People with obstructive sleep apnea (OSA) have disrupted sleep and low blood oxygen levels. When obstructive sleep apnea occurs, the tongue is trapped against the back of the throat. This blocks the upper airway and airflow ceases. When the oxygen level in the brain becomes low enough, the person sleeping partially awakens, the blockage in the throat clears, and the flow of air will begin again, usually with a loud gasp.
Repeated cycles of lessened oxygenation can lead to very serious cardiovascular problems. Additionally, these individuals suffer from excessive daytime sleepiness, depression, and loss of concentration. Some patients have obstructions that are less severe called Upper Airway Resistance Syndrome (UARS). In either case, the individuals suffer many of the same symptoms. The initial step in treatment resides in recognition of the symptoms and seeking necessary consultation. Dental appliances can be prescribed for mild sleep disordered breathing, but they are not effective for everyone with OSA. Treatment for more severe sleep apnea may consist of using a nasal CPAP (continuous positive air pressure) machine that delivers pressurized oxygen through a nasal mask to lessen obstruction at night.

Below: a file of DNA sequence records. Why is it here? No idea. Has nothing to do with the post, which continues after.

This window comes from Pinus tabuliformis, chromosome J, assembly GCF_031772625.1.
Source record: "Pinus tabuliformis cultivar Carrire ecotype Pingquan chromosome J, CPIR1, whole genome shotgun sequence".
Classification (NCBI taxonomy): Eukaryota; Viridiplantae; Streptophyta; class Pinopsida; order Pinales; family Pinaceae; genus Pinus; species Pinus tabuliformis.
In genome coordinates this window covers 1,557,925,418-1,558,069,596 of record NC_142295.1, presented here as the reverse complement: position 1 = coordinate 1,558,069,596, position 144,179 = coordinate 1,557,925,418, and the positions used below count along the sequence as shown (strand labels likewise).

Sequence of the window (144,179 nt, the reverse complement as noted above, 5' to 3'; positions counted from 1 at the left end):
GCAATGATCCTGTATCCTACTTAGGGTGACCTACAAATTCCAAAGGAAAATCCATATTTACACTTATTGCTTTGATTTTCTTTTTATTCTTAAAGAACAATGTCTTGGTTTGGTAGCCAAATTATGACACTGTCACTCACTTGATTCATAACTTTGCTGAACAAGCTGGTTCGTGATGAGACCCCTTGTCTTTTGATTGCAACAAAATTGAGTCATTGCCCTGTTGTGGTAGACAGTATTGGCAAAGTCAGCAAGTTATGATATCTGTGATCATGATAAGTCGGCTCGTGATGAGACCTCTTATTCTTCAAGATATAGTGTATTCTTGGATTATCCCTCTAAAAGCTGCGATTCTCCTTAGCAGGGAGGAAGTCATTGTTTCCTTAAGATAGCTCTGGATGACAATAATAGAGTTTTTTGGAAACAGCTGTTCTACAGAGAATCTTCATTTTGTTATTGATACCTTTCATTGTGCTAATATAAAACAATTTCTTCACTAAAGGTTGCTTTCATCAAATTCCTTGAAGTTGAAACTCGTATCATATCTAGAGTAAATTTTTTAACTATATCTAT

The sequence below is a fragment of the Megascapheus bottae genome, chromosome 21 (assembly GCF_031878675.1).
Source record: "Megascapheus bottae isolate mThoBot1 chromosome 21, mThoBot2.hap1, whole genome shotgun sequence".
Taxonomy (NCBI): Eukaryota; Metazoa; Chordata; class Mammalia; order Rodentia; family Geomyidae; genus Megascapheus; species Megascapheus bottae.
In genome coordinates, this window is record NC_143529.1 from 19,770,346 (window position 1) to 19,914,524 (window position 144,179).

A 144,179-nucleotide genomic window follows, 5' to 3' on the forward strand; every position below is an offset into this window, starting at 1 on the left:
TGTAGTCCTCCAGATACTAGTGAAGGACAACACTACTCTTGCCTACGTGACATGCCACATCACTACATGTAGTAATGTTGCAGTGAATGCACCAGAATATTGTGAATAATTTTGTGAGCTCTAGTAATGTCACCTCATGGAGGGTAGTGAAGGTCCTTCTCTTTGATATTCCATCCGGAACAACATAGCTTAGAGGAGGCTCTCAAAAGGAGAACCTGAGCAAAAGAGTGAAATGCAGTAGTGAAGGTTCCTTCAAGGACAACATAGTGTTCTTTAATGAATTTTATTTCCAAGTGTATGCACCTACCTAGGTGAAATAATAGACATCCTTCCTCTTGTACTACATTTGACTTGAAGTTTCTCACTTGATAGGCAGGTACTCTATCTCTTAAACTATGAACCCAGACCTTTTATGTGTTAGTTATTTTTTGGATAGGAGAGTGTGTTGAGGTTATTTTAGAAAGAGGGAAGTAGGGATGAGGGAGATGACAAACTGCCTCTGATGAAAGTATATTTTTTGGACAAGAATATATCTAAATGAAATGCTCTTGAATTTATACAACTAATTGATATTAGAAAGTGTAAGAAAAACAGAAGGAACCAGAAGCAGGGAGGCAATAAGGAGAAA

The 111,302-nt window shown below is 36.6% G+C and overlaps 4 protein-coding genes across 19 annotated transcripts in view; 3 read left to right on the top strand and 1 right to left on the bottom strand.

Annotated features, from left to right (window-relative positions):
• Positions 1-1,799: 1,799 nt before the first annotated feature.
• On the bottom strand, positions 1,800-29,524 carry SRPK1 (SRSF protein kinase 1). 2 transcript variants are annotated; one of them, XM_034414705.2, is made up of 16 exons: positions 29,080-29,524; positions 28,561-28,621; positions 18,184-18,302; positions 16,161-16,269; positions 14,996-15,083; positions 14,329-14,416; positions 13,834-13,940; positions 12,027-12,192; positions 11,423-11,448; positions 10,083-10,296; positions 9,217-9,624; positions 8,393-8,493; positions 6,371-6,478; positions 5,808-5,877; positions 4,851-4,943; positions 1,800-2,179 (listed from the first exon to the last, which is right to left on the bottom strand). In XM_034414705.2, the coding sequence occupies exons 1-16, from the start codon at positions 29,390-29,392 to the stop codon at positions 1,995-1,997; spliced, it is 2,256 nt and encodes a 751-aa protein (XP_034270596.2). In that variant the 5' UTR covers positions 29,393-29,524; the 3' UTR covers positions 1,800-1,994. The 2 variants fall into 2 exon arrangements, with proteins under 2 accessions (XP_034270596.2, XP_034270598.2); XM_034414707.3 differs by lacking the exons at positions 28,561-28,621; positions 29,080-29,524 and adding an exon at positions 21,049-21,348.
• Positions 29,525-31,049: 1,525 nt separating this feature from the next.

OSA is a very serious condition that needs careful attention and treatment. Most major medical plans offer coverage for diagnosis and treatment.
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